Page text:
Table 1. Recommendations for mental health services in current pandemic and future non-pandemic contexts.
Data Availability Statement
The raw data supporting the conclusions of this article will be made available by the authors, without undue reservation.
The studies involving human participants were reviewed and approved by Maynooth University Social Research Ethics Committee. The patients/participants provided their written informed consent to participate in this study.
SMcGi conceived of the original idea (and is also Principal Investigator of the PRIMERA research programme). MF and SMcGi led in drafting the manuscript. CM, AG, GD, MK, and MD contributed to manuscript revision and important intellectual content. CM led in collating, reviewing and synthesising the literature. MK, MD, MF, and CM co-ordinated service responses. SMcGa and MD liaised with service users.
We would like to thank the clinicians and families involved in the PRIMERA research and from TFNI who contributed their feedback on their experiences during the COVID-19 lockdown.
The PRIMERA research programme was funded by the Health Service Executive (Mental Health Division). In February 2021, additional funding was secured from Maynooth University's Higher Education Authority Covid-19 Costed Extension Fund.
Conflict of Interest
The authors declare that the research was conducted in the absence of any commercial or financial relationships that could be construed as a potential conflict of interest.
All claims expressed in this article are solely those of the authors and do not necessarily represent those of their affiliated organizations, or those of the publisher, the editors and the reviewers. Any product that may be evaluated in this article, or claim that may be made by its manufacturer, is not guaranteed or endorsed by the publisher.
The Supplementary Material for this article can be found online at: https://www.frontiersin.org/articles/10.3389/fpsyt.2021.567447/full#supplementary-material
AMHS, adult mental health services; CAMHS, child and adolescent mental health services; COPMI, children of parents with mental illness; NI, Northern Ireland; PMI, parental mental illness; PRIMERA, Promoting Research and Innovation in Mental hEalth seRvices for fAmilies and children; RoI, Republic of Ireland; TFNI, Think Family initiative in Northern Ireland.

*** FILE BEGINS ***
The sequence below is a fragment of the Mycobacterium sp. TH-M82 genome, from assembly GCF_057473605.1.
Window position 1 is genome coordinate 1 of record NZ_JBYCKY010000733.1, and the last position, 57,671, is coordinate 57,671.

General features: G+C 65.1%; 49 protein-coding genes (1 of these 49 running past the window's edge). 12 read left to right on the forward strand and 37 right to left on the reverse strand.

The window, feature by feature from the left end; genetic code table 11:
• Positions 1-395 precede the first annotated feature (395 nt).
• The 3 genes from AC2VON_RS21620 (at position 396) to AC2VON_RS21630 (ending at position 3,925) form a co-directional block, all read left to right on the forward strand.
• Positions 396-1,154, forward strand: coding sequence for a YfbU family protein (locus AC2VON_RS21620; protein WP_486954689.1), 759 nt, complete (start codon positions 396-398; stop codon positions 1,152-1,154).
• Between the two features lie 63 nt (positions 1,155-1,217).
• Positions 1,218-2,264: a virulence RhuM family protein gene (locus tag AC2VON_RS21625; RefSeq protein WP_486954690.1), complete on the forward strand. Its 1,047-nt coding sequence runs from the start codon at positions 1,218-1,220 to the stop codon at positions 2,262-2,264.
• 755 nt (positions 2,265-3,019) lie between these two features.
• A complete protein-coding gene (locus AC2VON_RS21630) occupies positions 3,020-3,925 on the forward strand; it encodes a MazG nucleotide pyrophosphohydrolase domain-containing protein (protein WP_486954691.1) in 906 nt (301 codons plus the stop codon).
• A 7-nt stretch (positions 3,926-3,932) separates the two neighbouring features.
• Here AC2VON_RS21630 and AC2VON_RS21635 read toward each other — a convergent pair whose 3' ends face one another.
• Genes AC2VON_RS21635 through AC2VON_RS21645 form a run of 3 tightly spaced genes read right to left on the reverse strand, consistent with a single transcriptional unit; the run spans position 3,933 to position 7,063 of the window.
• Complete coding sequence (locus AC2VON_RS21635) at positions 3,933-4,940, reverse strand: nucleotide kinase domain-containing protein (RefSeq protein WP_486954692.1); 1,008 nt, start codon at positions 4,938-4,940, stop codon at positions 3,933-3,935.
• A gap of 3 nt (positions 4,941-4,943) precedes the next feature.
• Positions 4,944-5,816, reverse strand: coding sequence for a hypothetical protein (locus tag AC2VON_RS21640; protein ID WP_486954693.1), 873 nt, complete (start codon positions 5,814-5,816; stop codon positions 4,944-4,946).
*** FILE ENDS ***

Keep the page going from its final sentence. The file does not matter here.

1. ^COPMI - Children of Parents with Mental Illness.
2. ^PRIMERA - Promoting Research and Innovation in Mental hEalth seRvices for fAmilies and children.
1. World Health Organisation. Coronavirus Disease (COVID-19) Pandemic. (2020). Available online at: https://www.who.int/emergencies/diseases/novel-coronavirus-2019 (accessed April 26, 2020).
2. Holmes EA, O' Connor R, Perry VH, Tracey I, Wessely S, Arseneault L, et al. Multidisciplinary research priorities for the COVID-19 pandemic: a call for action for mental health science. Position paper. Lancet Psychiatry. (2020) 7:547–60. doi: 10.1016/S2215-0366(20)30168-1
3. World Health Organisation. Mental Health and Psychosocial Considerations During the COVID-19 Outbreak. (2020). Available online at: https://www.who.int/publications-detail/WHO-2019-nCoV-MentalHealth-2020.1 (accessed May 28, 2020).
4. Ipsos MORI. Covid-19 and Mental Wellbeing. (2020). Available online at: https://www.ipsos.com/ipsos-mori/en-uk/Covid-19-and-mental-wellbeing (accessed May 28, 2020).
5. Mental Health Foundation. The COVID-19 Pandemic, Financial Inequality and Mental Health. (2020). Available online at: https://www.mentalhealth.org.uk/our-work/research/coronavirus-mental-health-pandemic/covid-19-inequality-briefing (accessed May 28, 2020).
6. Kirzinger A, Hamel L, Muñana C, Kearney A, Brodie M. KFF Health Tracking Poll-Late April 2020: Coronavirus, Social Distancing, and Contact Tracing. (2020). Available online at: https://www.kff.org/report-section/kff-health-tracking-poll-late-april-2020-economic-and-mental-health-impacts-of-coronavirus/ (accessed May 28, 2020).
7. Wang C, Pan R, Wan X, Tan Y, Xu L, Ho CS, et al. Immediate psychological responses and associated factors during the initial stage of the 2019 coronavirus disease (COVID-19) epidemic among the general population in China (2020). Int J Envir Res Public Health. (2020) 17:1729. doi: 10.3390/ijerph17051729
8. Volkow ND. Collision of the COVID-19 and addiction epidemics. Ann Intern Med. (2020) 173:61–2. doi: 10.7326/M20-1212
9. Central Statistics Office. Social Impact of COVID-19 Survey. (2020). Available online at: https://www.cso.ie/en/releasesandpublications/ep/p-sic19/socialimpactofcovid-19surveyapril2020/changesinconsumption/ (accessed May 4, 2021).
10. Mahase E. Covid-19: EU states report 60% rise in emergency calls about domestic violence. BMJ. (2020) 269: m1872. doi: 10.1136/bmj.m1872
11. Black J. Covid-19 Blamed as Chief Social Worker Warns Child Protection Orders Have Dropped by up to 45%. (2020). Available online at: https://www.belfastlive.co.uk/news/covid-19-blamed-chief-social-18132738 (accessed May 28, 2020).
12. Department of Health UK. Minister Urges Public to Report Child Protection Concerns. (2020). Available online at: https://www.health-ni.gov.uk/news/minister-urges-public-report-child-protection-concerns (accessed May 28, 2020).